For plates less than § in. in thickness the first four societies in the above table allow an elongation of 16%; the Bureau Veritas allows an elongation varying between 20% and IO%, for plates between § {, 'ths and ggths of an inch in thickness; the Record of American Shipping allows an elongation of 18 % for plates weighing less than 18 lb per square foot; the Germanischer Lloyd allows an elongation of 16 % for plates between 10 mm. and 5 mm. in thickness and 14% for plates less thani mm. in thickness. For Steel plates to be flanged cold Lloyd's egister and the British Corporation require a minimum tensile strength of 26 tons, and for sectional- material:such as angles, bulb-angles and channels the tensile strength may beas high as 33 tons. For rivet steel the tensile strength must be between 25 and 30 tons per square inch, with a minimum elongation of 25 % on a gauge length of eight times the diameter of the bar. Hot and cold bending and forge tests for angle bars are also prescribed. The regulation of certain matters connected with the design of merchant ships falls upon the Marine Department of the Board of Trade. The authority of the Board is the Merchant B°"" °' Shipping Act of 1394. which consolidated previous T"“d° enactments. These matters include the measurement xx: of tonnage, and provision for the safety and comfort of passengers and crew. The former is discussed, in a separate article (see TONNAGE), but it may be mentioned here that the following countries have at various dates accepted the British rules for tonnage: United States, Denmark, Austria-Hungary, Germany, France, Italy, Spain, Sweden, Netherlands, Norway, Greece. Russia, Finland, Hayti, Belgium and japan. The amount of deduction for propelling power varies in Spain, Sweden, Netherlands, Greece, Russia and Belgium, but option is granted to owners to have the engine-room remeasured under the rules of allowance for engine-room relating to British ships. Special certificates are at present also issued, on application, to vessels trading to Italian ports, as the Italian authorities do not at present recognize certain sections of the Act of 1894 in regard to deductions from tonnage and exemptions from measurement. Special tonnage certificates are also issued for the Suez Canal, where the measurements of ships and deductions from tonnage vary from British rules, and are detailed at length by the Board of Trade in their Instructions to Surveyors. With regard to safety and comfort the surveyors have to see, among other matters, that the crews are properly accommodated and the passengers not:too crowded; that the oats and life-saving appliances are sufficient; that the lights and signals are in order; that the free board is sufficient and ship otherwise seaworthy; that grain cargoes are properly stowed; and that coal cargoes are adequately ventilated. Any question of doubt as to the strength of assenger vessels has to be referred to the Board of Trade, and in i)uture midship sections, with all particulars marked thereon, are to be submitted in the case of all new steamships building under survey for which passenger certificates are required. A passenger certificate is required whenever a Steamer carries more than twe ve passengers. In granting it the Board of Trade recognizes five different services, ranging from foreign-going steamers to excursion Steamers in smooth water. The Board of Trade rules for scant lings are not published officially.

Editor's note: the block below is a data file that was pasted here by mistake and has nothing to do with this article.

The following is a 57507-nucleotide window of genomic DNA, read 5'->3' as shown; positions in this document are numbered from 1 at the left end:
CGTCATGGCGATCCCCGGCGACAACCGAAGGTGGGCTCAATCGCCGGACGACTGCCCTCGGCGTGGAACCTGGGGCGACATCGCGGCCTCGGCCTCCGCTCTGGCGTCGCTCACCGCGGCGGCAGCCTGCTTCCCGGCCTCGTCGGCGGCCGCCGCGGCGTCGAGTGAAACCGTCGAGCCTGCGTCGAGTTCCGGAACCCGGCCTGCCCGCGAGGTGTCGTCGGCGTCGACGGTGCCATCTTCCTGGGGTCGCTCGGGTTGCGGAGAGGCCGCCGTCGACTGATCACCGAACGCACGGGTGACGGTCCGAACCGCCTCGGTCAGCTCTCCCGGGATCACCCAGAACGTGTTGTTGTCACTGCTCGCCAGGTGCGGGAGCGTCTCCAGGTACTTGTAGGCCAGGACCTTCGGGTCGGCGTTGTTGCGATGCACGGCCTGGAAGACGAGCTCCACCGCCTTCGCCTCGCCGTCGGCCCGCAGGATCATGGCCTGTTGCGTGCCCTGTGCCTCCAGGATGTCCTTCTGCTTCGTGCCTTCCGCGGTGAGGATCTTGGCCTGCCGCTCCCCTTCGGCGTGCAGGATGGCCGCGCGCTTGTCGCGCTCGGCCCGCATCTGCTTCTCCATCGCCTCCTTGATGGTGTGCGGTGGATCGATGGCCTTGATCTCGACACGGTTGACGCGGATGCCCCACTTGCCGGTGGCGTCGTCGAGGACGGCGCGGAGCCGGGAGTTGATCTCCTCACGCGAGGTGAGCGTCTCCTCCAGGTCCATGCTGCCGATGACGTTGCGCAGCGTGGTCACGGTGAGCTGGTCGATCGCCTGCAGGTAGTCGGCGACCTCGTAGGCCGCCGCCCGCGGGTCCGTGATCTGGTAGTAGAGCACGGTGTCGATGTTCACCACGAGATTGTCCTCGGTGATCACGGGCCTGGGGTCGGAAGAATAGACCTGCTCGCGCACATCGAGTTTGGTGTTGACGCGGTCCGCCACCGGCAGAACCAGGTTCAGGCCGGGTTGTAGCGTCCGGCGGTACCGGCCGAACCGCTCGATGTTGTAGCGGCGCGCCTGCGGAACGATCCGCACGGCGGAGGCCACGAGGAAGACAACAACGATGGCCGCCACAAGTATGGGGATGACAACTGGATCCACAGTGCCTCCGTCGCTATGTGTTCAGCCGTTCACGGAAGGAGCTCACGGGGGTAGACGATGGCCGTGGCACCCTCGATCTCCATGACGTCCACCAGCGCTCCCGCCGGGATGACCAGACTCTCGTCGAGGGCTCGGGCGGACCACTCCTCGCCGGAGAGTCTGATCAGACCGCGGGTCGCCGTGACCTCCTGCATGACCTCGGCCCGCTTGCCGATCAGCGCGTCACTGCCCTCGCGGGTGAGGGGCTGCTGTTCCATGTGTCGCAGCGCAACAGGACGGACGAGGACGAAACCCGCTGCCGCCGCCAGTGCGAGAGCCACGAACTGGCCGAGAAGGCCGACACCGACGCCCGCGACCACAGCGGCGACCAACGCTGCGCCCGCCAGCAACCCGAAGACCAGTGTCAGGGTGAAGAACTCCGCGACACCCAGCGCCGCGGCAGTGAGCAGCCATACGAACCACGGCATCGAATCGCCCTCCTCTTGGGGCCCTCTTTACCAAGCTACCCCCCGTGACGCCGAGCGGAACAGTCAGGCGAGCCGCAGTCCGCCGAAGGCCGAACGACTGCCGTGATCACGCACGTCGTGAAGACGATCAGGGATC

A Bill, introduced into parliament in 1869, dealing with the load line question, contained a clause requiring the draught of water to be recorded at which a vessel is floating when leaving port. L°g'Lg"° This Bill did not pass; but in the following year the "" °' Merchant Shipping Code Bill was brought in, containing h°""" the same provision, and, in addition, requiring a scale showing the draught of water to be marked on stem and stern 'post of every British ship. This became law in 1871. The same Act empowered the Board of Trade torecord the draught of water of all sea-going ships on leaving port by surveyors duly authorized. In March 1873 a Royal Commission on “ Unseaworthy Ships" was by Mr B. Martell, who was thenthe chief surveyor to Lloyd'5 Register, tables of »freeb0ard were suggested from data collected at all the principal ports in the United ingdom. These tables wereibased on the principle of reserve buoyancy, and were intended to apply to the loading of the various types of sea-going, ships then to be, dealt with. As an indication of the form of the vessel, it was sug ested that.a tonnage coefficient of nneness should, be used, in' order 'tgat 'the tables proposed might be readily adapted toall sea-goingsliips, whether at that time at sea or in port. In 187% a short Act was passed, to remain in force only until October of the ollowing year, .'w 'ich embodied as its chief. feature the re uirement of what was afterwardsfuniversally known' as the “ Plimsolll 'mark " (after the late Mr S., Plim;soll, MBL, the prime mover in securing legislation for the prevenytionpf overloading in British ships). A l British ships were to, haveYthe'p0sition of the deck shown on the side of the ship, and every forei n-going British ship was to havefa circular disk marked below"§ 1e deck line, indicating the maximum, draught to which it was intended- to load. The Act in no* wa fixed the amount of f fee board; this was left to the shipowner. " he provisions of the 1875 Act were confirmed by a more com rehensive Act in 1876, which extended the compulsory marking of)the' deck line and disk toall British ships, except those under 80 tons engaged in fishing and"the coasting trades, also exceptin yachts or war vessels. Before this Actjwas passed the Board 0f'Trade took action, by ap ointing a committee to consider the possibility of framing rules Esrfthe regulation of free board. The committee was to be composed of 'representatives of the Board of Trade, Lloyd's Register, and 'the L'iverpool' Underwriters Registry. This attempt to establish an 'authorized scale of free board failed. Meanwhile the subjectwafs not Iostsight of;fthe collection of data was continued, investigations 'were carried out, and six years later (in, I'882) the committeepof Lloy¢ifS'Register iSsued free board tables, and undertook, to assign free board, on the”basis of the tables issued, on owners making application', forQ the Same. In the course of three years 944 vessels had free boards thus assigned to them, and in the case of 775 of this number the owners voluntarily accepted the free boards assigned. In December".1883, the Load Line Committee was appointed by the Board of Trade; and after two years' careful deliberation and investigation, 'irivolvingvvmuch labour, the committee presented its report. 'This report was accompanied by tables, which agreed closely with those previously issued by Lloyd's Register; and they were accepted, bye the committee of that society. in September 1885. Between'18.85, and*5June 1890 (the latter being the date the Load Line Actkwas p ssed) 2850 steam and sailing vessels had free boards fixed by Lloy3?s1Register, and of -these 2520 were taken from the tables. After the passing of the Act in 1890 appointments to assign free boards were f granted to Ll0yd's Register, Bureau Veritas and the British Corporation. In 1893 the original'tables'were'modified with respect to some 'of the ports in the United States on the Atlantic, the sailing from or to which in the winter was to subject the ship' to a few' inches additional free board. In 1898'they were further modified fa) to 'exempt shipsoverggo ft. in, lengthgfrom the additional free board just *mentioned, an to' limit the additional free board inf smaller 'ships;' (15) to give some concession to turret-deck Steamers; and '(c)i'in' some other minor matters; ' T '

In 1906 the Shipping Laws were amended so that all foreign vessels loading at British orts requiredrto be provided eitherfwith affreeboard assigned' undier the British tables, or under tablesvofaforeigln country which had been certified by the' British Bord 'of Trade' s being equally effective with the Britishfreeboard tables. In the same year the British tables were revised throughout in the light of the experiences of previous, years, of practical administration, by a committee whose members were drawn from the Board of Trade and the three assigning bodies#-Ll0g>d's, British

Corporation, and the Bureau Veritas. Imp01'tant'm0di eat ions were